I can’t sleep I might as well get out of bed and write. Reading wasn’t doing it. I managed to take a few cat naps, but kept waking up.
My brain is still doing flips over reading a journal entry by my nineteen year old self. I thought about making this photo smaller, but maybe if I look into my own eyes. I’m trying to match the ugly bathrobe to college. I’m embarrassed to say that I can’t tell if the bird was Troy or Toby. One died, crushing me. Thirty-nine years later, and I still cry when I think of my first bird. Second bird went to college with me. Doubt any dorm would do that now, but Ithaca allowed small animals. There was a hamster that roamed the hallways in a ball; it survived some Frat boy pushing it down the stairs.
A dorm neighbor bought a parakeet after I moved in with mine. If we were both home, we’d leave our doors open and each bird would fly down the hall and go into the right room. Birds are great for hide and go seek. I’d come home from school, and the first thing I would do is open Toby’s cage as she’d be practically turning herself inside out while in the catch, so frantic to get out and to be with me. I had gotten very quick at opening her cage so I could run out of my room and into one of the other rooms in the hall. She would fly in every room until she found me. I could be hiding in the shower and she’d find me. One time she found me in the shower, but I was taking a shower and she got soaked. Too bad I didn’t get a picture of her. Her feathers were sticking up in all directions. I tried to dry her off with a washcloth, but she was pissed at me. It was my fault. I almost felt the bite through the cloth.
Most of the time, Tobias had an even temper. She didn’t like being in her cage, but as long as I was home, the cage wasn’t closed. But when she did get mad, and perhaps I’m starting to think of bird two, Troy, now that bird had a nasty temper. Sometimes she would throw back her head and then launch into a bit of the sweet spot on a hand. That little fold of skin between thumb and forefinger. She never drew blood, but I was sure she was going to give me my first piercing. Hey, I could have been ahead of the time.
I’m guessing my high school bird was Toby, or Tobias. When I got Tobias, I hadn’t a clue how to sex a parakeet. Had the same problem with gerbils when I was in fourth grade. Great way to learn about sex. Gerbils, at least, display their gender obviously and in the traditional manner. With parakeets it’s all about the bridge of their nose. It changes colors, and the parakeet is not that young when it changes.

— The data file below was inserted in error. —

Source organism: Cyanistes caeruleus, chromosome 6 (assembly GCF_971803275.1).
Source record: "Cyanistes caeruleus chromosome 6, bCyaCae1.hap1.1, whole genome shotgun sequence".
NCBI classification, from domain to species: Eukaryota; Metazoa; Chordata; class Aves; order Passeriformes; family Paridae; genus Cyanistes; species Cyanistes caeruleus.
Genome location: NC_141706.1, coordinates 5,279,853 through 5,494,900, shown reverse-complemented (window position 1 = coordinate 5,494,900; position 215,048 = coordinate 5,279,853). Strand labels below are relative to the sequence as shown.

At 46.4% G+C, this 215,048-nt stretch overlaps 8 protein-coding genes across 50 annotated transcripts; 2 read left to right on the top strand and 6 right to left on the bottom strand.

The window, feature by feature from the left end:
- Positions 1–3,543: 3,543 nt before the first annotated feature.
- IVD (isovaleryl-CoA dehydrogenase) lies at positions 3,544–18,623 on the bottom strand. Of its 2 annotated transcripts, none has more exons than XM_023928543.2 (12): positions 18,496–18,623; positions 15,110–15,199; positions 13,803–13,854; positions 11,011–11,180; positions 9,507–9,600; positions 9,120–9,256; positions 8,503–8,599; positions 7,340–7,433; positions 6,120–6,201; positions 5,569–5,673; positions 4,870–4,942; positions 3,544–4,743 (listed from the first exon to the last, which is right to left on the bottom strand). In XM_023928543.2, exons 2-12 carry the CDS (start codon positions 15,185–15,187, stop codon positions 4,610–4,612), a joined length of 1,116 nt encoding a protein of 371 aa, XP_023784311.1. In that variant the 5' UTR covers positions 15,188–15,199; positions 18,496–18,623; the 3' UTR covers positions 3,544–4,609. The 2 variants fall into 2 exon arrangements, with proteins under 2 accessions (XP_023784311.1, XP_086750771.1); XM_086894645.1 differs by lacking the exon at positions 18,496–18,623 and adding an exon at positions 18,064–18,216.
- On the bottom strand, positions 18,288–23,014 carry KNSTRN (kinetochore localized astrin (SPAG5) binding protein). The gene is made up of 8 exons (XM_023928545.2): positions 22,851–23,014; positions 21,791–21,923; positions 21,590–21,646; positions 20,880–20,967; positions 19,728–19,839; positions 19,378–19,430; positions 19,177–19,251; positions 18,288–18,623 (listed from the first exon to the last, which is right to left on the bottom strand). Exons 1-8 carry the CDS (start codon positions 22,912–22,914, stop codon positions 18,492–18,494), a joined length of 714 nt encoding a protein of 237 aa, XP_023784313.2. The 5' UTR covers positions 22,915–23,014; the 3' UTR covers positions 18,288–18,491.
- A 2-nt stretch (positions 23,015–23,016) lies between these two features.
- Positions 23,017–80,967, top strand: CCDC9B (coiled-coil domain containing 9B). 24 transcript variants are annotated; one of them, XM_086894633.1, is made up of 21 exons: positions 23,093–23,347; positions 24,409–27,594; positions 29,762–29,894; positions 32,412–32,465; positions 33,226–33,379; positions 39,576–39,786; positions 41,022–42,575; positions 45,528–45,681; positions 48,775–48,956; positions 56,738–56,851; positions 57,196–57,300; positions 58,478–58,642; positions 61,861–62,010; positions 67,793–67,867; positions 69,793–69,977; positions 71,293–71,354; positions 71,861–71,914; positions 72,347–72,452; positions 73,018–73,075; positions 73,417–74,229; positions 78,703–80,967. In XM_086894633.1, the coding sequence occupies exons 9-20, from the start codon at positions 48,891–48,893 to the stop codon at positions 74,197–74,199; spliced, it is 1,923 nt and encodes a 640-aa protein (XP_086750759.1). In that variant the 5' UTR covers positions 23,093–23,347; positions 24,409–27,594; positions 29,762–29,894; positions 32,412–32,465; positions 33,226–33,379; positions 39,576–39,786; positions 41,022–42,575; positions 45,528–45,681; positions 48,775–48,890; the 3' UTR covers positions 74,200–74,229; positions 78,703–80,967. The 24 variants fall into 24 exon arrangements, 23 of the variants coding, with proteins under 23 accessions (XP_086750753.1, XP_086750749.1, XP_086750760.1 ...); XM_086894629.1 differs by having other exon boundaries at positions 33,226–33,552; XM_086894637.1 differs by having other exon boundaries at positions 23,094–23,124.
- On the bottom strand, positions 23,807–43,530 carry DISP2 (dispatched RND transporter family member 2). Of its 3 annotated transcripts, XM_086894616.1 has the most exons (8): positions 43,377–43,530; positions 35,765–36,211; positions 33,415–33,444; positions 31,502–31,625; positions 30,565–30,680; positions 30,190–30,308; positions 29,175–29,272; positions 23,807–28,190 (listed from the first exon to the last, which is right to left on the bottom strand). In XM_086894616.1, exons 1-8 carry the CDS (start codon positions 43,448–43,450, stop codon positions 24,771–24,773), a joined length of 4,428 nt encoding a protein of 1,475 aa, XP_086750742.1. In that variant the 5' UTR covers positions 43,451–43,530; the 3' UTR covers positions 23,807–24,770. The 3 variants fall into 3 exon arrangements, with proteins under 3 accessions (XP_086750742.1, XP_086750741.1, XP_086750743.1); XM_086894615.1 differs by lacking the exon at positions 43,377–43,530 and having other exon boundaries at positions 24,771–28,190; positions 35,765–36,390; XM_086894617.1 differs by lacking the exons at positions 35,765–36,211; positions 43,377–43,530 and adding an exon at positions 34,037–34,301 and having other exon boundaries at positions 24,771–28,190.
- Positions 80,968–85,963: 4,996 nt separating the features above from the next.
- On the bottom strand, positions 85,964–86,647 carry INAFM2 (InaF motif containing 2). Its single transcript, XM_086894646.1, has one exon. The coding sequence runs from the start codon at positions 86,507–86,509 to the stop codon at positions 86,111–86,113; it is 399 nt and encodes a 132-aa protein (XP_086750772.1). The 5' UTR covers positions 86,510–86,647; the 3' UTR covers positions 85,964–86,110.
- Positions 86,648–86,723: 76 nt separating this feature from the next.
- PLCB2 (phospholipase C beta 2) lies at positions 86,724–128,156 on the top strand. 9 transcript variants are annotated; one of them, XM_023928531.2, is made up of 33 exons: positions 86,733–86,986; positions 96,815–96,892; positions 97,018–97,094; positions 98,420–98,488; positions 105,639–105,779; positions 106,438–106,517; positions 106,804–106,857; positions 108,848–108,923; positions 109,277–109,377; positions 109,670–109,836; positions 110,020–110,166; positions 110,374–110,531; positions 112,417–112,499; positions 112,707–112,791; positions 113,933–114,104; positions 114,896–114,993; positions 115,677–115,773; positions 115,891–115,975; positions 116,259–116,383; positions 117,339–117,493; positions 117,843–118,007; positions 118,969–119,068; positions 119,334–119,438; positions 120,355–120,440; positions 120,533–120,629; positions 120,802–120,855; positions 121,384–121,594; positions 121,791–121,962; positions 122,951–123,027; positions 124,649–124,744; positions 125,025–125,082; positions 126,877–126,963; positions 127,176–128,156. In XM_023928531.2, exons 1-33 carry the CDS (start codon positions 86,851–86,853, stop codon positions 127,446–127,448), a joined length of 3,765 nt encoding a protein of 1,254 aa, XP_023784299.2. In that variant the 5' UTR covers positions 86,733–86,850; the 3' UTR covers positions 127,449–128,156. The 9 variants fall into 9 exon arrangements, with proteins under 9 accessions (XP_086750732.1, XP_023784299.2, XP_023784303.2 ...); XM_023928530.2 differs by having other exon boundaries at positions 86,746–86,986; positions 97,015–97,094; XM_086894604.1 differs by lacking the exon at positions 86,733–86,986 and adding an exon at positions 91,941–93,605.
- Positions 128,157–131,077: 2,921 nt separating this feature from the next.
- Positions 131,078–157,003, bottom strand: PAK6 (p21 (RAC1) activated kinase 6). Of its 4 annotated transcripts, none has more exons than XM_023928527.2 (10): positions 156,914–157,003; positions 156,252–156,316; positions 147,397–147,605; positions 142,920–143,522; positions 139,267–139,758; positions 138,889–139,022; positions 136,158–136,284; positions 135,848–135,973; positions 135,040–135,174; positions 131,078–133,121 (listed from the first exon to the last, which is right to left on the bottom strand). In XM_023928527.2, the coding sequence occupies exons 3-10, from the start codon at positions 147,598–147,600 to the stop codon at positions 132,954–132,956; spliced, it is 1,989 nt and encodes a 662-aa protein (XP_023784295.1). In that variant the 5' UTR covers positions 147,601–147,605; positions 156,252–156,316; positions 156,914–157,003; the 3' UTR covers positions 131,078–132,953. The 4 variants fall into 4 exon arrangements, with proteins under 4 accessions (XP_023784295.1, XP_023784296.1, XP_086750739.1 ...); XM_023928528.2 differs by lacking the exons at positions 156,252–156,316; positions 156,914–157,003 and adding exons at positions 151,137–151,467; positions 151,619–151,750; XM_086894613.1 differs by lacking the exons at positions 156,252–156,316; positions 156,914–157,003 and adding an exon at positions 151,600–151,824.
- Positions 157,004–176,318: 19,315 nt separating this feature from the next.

I didn’t know any of that and just liked the name Tobias. I didn’t care if it were a male or female. My sister Barbara had at least one bird, blue ones. Peter. I don’t recall it out of the cage, though birds at one point had been allowed to fly around the house as one met the unfortunate demise after being stepped on by the beagle. It happened before I knew what a bird or a beagle was. Long before I knew I would fall in love with birds and all sorts of dogs.
When I moved away from Massachusetts, I drove to Oregon. I didn’t know how long it was going to take and I thought a packed car with a top UHall carrier, I figured a dog would be enough and leave the birds in the capable Mrs. Kossak, my ex’s mother; she had had birds of her own, so I knew Troy and Wilbur would be in loving hands. I used to be in touch with Phyllis, but enough time has washed away traces. I’m assuming she’s retired from the Massachusetts State Police. Her wedding must have been newsworthy as I did find mention of a gay trooper was getting hitched. And then there was an article about her wife’s dog; I can’t remember if it was stolen or what. Other than that a search for a Phyllis Kossak doesn’t help me much as the name is common. I’d also think that law enforcement profession would cause her to live under the radar. I couldn’t picture Phyllis being on Facebook, though people do change, and I did move away thirty-two years ago.
Wow, time sure does fly by.